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Cellular Biophysics

Michael D Stern, MD, Chief

The Cellular Biophysics Section continues a 30-year program of studying the mechanisms by which calcium acts as a signaling molecule within individual heart muscle cells, to trigger the contraction of the muscle and regulate the membrane ion currents that synchronize the beating of the whole heart. We use a combination of experimental measurements employing fluorescent probes in single cells, together with extensive mathematical modeling of the underlying molecular physics, utilizing NIH supercomputing resources. In recent years we have concentrated on the process of calcium-induced calcium release, in which small calcium signals trigger larger ones, resulting in propagated wavelets of calcium that play a crucial role in generating both the normal heart rhythm and life-threatening arrhythmias.

A spinoff from our modeling work is a separate project studying the in-silico evolution of populations of virtual organisms. This work aims to find abstract, underlying regularities in the working of Darwinian natural selection, which may apply also to cultural evolution. We also repurposed our computational method to study the dynamics of the recent COVID epidemic.

Portfolio/Research Areas

  • Cardiac excitation contraction coupling
  • Calcium sparks and CICR by ryanodine receptors
  • Simulation of calcium dynamics in pacemaker cells
  • Mechanism of the "calcium clock" underlying the normal heart rate
  • Intra-cellular dynamics in human heart cells, using numerical and statistical.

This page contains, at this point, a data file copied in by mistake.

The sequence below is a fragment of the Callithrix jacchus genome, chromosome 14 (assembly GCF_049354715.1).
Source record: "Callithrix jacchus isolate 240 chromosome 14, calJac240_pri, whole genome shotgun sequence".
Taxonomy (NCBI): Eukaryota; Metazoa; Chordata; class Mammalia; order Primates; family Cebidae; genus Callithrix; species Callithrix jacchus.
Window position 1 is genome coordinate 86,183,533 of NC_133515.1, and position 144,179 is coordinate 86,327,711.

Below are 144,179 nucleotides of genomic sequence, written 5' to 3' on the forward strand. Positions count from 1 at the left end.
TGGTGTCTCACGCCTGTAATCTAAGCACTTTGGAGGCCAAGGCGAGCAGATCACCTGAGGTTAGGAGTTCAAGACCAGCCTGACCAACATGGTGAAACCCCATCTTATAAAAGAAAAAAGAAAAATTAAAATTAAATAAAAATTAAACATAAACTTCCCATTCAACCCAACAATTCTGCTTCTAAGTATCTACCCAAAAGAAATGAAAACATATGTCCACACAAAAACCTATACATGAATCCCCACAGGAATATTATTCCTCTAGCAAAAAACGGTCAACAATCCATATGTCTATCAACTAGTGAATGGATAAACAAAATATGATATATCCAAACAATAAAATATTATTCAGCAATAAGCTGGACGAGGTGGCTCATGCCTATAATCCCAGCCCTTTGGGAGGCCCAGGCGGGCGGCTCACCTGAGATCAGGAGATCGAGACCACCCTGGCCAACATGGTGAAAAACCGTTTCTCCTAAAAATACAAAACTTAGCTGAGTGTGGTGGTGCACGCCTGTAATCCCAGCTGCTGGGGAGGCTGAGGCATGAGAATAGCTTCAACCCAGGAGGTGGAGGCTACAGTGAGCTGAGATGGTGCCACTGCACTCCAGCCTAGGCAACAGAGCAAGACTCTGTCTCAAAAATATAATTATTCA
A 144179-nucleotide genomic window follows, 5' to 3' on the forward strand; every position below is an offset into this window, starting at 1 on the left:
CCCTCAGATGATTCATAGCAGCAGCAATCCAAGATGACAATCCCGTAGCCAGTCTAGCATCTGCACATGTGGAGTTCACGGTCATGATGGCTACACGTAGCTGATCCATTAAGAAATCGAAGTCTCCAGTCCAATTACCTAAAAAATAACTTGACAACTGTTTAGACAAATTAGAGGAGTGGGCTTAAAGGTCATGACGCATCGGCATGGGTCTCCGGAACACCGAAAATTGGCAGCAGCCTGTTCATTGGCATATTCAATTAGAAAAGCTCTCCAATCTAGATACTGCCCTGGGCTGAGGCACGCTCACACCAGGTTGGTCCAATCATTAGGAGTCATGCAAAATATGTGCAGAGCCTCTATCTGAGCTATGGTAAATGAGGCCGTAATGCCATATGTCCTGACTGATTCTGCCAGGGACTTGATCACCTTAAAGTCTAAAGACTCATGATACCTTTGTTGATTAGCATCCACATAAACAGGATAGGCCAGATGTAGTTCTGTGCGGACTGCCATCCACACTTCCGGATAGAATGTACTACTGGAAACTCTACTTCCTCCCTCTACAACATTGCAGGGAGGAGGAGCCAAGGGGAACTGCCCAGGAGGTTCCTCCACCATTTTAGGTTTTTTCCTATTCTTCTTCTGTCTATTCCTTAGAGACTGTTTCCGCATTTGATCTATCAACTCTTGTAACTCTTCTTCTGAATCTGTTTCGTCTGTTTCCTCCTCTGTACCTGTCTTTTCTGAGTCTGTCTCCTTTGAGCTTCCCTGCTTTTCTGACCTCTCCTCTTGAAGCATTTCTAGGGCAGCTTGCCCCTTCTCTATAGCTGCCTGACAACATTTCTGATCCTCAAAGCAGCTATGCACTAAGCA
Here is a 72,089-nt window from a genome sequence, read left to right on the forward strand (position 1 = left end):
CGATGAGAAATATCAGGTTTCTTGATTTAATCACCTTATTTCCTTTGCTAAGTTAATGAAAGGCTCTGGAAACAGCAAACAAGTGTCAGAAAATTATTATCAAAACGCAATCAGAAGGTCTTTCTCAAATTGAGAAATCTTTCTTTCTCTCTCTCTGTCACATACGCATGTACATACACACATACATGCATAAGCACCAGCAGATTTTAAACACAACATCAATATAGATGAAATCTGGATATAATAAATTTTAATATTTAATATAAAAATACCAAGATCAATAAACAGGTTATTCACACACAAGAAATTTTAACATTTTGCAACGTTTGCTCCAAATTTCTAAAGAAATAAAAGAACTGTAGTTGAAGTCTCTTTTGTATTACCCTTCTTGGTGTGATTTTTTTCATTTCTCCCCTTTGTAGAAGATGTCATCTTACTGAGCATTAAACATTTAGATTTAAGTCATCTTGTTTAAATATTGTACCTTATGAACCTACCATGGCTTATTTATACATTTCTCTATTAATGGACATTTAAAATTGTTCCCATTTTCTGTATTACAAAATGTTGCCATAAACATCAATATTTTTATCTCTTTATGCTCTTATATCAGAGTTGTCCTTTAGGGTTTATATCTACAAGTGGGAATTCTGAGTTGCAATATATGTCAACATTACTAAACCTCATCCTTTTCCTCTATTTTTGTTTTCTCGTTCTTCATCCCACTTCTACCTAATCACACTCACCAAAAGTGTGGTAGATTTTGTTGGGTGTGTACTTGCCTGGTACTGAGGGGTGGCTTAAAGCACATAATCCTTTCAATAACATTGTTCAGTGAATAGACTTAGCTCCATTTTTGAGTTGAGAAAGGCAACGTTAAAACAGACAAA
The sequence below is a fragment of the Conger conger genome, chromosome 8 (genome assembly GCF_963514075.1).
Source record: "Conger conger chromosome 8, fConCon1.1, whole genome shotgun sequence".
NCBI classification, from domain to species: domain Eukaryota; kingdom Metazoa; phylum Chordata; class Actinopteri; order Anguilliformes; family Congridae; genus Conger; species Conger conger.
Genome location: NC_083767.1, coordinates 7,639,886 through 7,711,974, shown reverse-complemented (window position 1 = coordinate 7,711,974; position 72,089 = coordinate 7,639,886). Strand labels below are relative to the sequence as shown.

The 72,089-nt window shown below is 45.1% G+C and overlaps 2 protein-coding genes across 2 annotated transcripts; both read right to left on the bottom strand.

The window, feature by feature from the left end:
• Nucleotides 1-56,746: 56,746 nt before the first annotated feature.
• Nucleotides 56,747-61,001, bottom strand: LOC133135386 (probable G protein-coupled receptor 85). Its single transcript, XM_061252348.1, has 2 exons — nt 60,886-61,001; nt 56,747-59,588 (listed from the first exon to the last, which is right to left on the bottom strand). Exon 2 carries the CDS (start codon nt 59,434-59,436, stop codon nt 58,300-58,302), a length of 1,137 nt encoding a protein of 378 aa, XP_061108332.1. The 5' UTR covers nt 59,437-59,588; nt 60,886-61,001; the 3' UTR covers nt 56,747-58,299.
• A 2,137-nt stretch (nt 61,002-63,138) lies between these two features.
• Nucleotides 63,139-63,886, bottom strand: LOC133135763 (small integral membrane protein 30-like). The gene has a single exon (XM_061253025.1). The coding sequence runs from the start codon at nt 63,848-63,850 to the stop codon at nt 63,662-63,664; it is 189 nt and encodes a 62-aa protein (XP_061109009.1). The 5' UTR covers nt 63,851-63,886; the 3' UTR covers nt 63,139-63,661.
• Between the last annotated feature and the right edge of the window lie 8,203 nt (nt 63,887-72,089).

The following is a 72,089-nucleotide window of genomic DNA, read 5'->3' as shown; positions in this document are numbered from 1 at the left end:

• Simulation of "artificial life" virtual organisms
  • Theoretical studies of evolutionary mechanisms underlying human behavior

Findings and Publications

  1. Maltsev VA, Stern MD. The paradigm shift: Heartbeat initiation without "the pacemaker cell". Front Physiol. 2022 Dec 9;13:1090162. doi: 10.3389/fphys.2022.1090162. · PMID: 36569749 PMCID: PMC9780451
  2. Maltsev AV, Stern MD, Lakatta EG, Maltsev VA. Functional Heterogeneity of Cell Populations Increases Robustness of Pacemaker Function in a Numerical Model of the Sinoatrial Node Tissue. Front Physiol. 2022 Apr 27;13:845634. doi: 10.3389/fphys.2022.845634 · PMID: 35574456 · PMCID: PMC9091312
  3. Anna V. Maltsev, Michael D. Stern, Victor A. Maltsev. Disorder in Ca2+ Release Unit Locations Confers Robustness but Cuts Flexibility of Heart Pacemaking. Journal of General Physiology 2022: Sep 5;154(9):e202113061. Doi: 10.1085/jgp.202113061

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